measurement based care mental health (MBC) in mental health is an effective tool to improve treatment outcomes, reduce the number of sessions required, and ensure patients reach remission. MBC is a key component of psychiatric care, as it helps providers monitor and adjust treatment plans based on symptoms, response to treatment, illness severity, and suicide risk in real time.
MBC involves routine assessment of outcome measures using validated rating scales to guide clinical decision making in a variety of treatments and situations. This includes monitoring and adjusting medication and counseling based on these outcomes, ensuring patient progress by reevaluating a treatment plan if the outcome is not achieved, and prompting changes in treatment if a patient is demonstrating deterioration.
Several factors contribute to MBC efficacy and sustainability, including the use of symptom rating scales that are reliable and sensitive to change, a synchronous process for collecting symptom data, and the timely provision of feedback on symptom data. Many randomized trials found that frequent and timely symptom rating scale feedback during medication management and psychotherapy encounters significantly improved outcomes. In contrast, asynchronous, one-time screening or symptom rating scale data collected outside the context of clinical encounters was found ineffective in multiple studies.
Collecting Symptoms Scales Before Each Session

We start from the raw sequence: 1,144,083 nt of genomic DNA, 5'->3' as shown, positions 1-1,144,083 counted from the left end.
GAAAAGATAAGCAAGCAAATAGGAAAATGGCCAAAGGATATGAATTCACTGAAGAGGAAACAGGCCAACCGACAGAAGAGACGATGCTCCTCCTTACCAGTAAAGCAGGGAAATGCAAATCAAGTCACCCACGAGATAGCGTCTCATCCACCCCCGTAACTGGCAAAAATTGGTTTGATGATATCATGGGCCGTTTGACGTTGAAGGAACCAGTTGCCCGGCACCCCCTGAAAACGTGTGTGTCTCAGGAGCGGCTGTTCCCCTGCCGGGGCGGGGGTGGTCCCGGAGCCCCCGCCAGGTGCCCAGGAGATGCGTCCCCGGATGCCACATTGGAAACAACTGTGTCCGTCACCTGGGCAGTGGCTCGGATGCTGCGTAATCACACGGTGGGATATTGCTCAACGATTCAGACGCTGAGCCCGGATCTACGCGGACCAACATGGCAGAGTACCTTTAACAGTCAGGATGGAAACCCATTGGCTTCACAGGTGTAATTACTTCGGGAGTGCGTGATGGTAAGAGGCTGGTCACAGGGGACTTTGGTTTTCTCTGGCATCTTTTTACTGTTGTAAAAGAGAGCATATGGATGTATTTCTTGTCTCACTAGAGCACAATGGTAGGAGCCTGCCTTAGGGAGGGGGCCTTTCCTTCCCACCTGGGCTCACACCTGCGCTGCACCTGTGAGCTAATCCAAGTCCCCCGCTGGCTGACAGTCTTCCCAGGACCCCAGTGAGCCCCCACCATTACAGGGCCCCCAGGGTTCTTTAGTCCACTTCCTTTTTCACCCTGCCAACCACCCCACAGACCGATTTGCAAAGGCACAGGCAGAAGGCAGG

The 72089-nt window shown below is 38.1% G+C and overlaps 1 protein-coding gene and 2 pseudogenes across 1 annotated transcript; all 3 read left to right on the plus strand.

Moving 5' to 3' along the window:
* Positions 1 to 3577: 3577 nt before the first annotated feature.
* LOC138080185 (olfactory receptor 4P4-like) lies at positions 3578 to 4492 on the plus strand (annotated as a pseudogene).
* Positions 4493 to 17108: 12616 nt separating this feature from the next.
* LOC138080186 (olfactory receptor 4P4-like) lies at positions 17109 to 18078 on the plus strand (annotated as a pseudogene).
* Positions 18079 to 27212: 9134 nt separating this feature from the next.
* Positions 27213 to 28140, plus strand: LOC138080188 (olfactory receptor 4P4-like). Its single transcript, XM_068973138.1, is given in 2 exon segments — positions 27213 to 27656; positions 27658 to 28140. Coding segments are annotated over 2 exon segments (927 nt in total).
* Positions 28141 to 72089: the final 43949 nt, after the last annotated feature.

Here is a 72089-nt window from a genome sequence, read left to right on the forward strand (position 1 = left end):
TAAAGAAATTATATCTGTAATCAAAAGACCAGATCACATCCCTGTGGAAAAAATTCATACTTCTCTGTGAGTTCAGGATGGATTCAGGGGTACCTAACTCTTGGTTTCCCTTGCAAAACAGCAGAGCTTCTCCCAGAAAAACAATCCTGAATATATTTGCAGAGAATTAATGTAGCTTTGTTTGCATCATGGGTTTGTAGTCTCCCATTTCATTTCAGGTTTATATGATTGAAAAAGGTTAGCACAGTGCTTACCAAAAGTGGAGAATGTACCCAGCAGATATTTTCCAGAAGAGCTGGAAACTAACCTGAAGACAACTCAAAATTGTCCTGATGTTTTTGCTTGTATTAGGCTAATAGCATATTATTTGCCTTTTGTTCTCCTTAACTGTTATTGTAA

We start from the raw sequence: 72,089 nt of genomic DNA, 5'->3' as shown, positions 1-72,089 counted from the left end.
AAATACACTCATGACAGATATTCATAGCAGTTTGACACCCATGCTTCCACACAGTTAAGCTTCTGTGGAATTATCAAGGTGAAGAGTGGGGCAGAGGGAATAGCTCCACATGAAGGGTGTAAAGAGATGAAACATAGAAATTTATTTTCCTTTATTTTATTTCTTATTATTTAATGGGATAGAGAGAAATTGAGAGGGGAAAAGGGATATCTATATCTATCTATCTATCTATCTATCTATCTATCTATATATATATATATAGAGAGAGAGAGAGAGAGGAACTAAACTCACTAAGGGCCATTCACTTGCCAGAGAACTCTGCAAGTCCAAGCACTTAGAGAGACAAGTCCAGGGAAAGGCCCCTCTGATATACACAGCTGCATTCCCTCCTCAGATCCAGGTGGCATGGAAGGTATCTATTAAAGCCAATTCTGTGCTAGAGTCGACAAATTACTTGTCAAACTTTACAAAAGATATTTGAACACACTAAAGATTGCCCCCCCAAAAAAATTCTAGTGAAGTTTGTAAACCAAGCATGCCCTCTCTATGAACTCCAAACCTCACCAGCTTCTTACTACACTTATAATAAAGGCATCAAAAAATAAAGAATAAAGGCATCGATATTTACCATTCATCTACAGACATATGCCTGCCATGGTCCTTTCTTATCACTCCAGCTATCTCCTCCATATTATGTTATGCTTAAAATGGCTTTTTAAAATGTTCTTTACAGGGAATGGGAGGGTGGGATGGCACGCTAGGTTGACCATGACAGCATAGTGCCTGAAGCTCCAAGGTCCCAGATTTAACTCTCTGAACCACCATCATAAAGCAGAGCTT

MBC programs require accurate symptom severity data to inform clinical decision making and ensure that the patient is receiving optimal treatment. This requires symptom measurement scales that are both reliable and sensitive to change and which are current and readily available during the clinical encounter. It also requires that the symptom rating scale data are displayed in the patient electronic medical record so that they can be reviewed and used as part of the clinician-patient communication during each visit.
Aggregating Symptom Rating Scale Data to Improve Practices and Improve Payers
When individual symptom rating scale data are aggregated at the provider, practice, or health care system level, it can serve as a valuable indicator of improvement in clinical practices and can inform payers about the value of mental health services. It can also help to promote professional development and practice improvement.
In addition, it can increase efficiency of clinical services and lead to higher reimbursement. In fact, when compared to usual care in a trial of treatment outcomes, MBC-based treatment results in significantly higher response rates to medication and reduced treatment duration and frequency.
This is largely due to the fact that patients are more likely to respond to treatment and achieve remission when symptom scores are measured and viewed frequently and consistently. MBC also makes it easier to detect if symptoms are still present and prompts providers to modify or expand the treatment plan until they have remitted completely.
MBC is a powerful tool to improve patient outcomes and make the treatment experience more efficient, rewarding, and meaningful for both patients and clinicians. It can save time and money for patients, allowing them to receive more focused, targeted treatment that will have a positive impact on their lives. It can also increase patient satisfaction, as patients are able to see their progress and feel that their care is being monitored and evaluated in real time.